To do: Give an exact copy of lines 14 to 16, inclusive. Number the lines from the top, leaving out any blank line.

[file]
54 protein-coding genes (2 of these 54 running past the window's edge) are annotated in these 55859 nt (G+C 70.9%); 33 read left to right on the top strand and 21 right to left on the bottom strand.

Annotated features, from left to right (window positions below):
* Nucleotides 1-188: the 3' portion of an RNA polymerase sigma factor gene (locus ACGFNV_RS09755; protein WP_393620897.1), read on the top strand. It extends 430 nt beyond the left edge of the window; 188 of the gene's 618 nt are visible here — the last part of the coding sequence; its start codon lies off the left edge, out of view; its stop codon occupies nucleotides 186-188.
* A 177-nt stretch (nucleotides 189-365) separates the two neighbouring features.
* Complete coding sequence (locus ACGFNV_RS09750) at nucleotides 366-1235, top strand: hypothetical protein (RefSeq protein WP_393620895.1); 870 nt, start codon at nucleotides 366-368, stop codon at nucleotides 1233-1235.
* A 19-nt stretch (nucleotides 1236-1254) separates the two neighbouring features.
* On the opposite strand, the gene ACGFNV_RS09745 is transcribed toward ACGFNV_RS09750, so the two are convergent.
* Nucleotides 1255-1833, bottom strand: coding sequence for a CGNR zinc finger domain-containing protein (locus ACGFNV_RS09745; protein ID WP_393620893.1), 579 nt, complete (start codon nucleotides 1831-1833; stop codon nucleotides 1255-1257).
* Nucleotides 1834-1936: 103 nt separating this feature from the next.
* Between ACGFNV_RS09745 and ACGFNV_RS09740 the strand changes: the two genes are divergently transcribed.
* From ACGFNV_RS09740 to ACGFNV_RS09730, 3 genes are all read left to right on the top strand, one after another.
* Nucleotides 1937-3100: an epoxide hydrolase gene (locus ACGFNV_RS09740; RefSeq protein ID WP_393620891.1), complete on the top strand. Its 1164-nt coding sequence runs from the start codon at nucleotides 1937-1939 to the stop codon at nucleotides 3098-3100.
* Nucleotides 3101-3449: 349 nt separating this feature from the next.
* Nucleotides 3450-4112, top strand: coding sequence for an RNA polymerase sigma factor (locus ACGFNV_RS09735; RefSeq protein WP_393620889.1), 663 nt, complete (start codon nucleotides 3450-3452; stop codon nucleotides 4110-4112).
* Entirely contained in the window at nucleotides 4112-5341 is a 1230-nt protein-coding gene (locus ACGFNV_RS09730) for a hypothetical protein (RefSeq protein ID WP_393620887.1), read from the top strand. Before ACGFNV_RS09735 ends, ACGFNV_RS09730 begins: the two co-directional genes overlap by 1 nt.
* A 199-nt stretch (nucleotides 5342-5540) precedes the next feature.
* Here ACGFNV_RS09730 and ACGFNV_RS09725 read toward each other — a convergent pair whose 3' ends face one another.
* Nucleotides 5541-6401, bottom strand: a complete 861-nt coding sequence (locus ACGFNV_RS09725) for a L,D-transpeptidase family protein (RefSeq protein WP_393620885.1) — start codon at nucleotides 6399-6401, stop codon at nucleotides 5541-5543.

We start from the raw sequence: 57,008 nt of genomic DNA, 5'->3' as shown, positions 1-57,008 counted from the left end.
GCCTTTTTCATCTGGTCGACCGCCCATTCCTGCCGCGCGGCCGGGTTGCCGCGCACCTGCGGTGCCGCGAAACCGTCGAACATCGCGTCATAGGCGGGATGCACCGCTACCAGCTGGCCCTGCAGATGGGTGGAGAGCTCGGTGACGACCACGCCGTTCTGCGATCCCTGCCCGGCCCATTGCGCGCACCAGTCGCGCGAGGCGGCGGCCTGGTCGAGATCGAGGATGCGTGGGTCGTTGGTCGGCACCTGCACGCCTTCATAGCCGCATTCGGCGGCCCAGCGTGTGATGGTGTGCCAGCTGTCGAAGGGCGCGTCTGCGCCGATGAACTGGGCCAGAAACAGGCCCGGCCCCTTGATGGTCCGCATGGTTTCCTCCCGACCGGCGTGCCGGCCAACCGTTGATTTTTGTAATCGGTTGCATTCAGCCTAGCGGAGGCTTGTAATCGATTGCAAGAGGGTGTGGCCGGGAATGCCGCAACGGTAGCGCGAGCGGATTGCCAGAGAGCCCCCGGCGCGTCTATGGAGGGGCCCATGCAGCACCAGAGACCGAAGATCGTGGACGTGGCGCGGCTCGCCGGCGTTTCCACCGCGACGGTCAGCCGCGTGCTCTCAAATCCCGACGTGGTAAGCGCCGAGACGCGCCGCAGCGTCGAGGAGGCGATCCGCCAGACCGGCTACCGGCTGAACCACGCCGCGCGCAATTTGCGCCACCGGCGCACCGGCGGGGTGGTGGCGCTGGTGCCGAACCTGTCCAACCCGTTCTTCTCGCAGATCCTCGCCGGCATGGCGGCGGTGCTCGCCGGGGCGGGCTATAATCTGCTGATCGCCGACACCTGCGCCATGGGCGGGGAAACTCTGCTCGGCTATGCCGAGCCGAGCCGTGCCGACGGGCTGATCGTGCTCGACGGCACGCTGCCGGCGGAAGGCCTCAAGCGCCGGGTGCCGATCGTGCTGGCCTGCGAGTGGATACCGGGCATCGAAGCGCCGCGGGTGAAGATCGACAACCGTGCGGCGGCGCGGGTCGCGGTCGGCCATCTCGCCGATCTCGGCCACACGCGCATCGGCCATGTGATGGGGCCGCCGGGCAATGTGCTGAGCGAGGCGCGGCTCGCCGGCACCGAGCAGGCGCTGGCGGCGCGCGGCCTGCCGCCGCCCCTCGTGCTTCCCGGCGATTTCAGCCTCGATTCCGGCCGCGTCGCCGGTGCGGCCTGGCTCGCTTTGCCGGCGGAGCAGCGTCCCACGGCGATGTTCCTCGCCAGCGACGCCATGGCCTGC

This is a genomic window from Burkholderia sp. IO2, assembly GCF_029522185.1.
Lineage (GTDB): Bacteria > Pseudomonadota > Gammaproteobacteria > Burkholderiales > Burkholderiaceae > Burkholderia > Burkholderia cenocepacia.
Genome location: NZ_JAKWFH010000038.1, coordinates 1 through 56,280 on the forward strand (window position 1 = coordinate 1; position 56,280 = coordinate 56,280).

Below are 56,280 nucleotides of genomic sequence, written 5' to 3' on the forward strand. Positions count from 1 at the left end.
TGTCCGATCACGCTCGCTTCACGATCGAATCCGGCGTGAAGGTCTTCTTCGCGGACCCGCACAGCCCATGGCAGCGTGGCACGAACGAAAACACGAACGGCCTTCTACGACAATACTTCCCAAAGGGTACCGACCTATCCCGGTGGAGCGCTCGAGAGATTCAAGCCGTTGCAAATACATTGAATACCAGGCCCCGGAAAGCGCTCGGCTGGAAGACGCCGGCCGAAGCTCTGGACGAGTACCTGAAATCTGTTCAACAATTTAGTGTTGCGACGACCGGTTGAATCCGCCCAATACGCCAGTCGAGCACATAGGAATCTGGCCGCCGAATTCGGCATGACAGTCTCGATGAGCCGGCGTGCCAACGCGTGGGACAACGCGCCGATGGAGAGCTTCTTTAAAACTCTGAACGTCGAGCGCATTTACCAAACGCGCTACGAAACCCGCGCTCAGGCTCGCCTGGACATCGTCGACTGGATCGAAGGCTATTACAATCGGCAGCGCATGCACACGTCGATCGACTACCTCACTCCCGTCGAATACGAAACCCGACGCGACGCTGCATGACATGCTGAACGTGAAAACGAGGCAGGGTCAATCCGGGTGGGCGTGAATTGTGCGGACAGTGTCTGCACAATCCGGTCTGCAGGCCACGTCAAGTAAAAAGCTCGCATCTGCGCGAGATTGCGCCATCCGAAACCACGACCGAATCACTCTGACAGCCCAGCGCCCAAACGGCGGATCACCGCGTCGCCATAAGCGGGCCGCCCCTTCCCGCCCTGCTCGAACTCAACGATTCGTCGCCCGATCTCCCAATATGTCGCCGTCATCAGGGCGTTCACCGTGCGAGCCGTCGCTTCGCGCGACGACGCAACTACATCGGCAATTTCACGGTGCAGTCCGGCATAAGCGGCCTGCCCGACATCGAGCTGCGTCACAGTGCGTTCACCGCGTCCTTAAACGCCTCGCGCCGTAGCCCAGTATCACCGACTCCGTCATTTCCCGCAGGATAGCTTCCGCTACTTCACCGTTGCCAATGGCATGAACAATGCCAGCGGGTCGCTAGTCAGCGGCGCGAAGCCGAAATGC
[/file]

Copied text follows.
* Nucleotides 3450-4112, top strand: coding sequence for an RNA polymerase sigma factor (locus ACGFNV_RS09735; RefSeq protein WP_393620889.1), 663 nt, complete (start codon nucleotides 3450-3452; stop codon nucleotides 4110-4112).
* Entirely contained in the window at nucleotides 4112-5341 is a 1230-nt protein-coding gene (locus ACGFNV_RS09730) for a hypothetical protein (RefSeq protein ID WP_393620887.1), read from the top strand. Before ACGFNV_RS09735 ends, ACGFNV_RS09730 begins: the two co-directional genes overlap by 1 nt.
* A 199-nt stretch (nucleotides 5342-5540) precedes the next feature.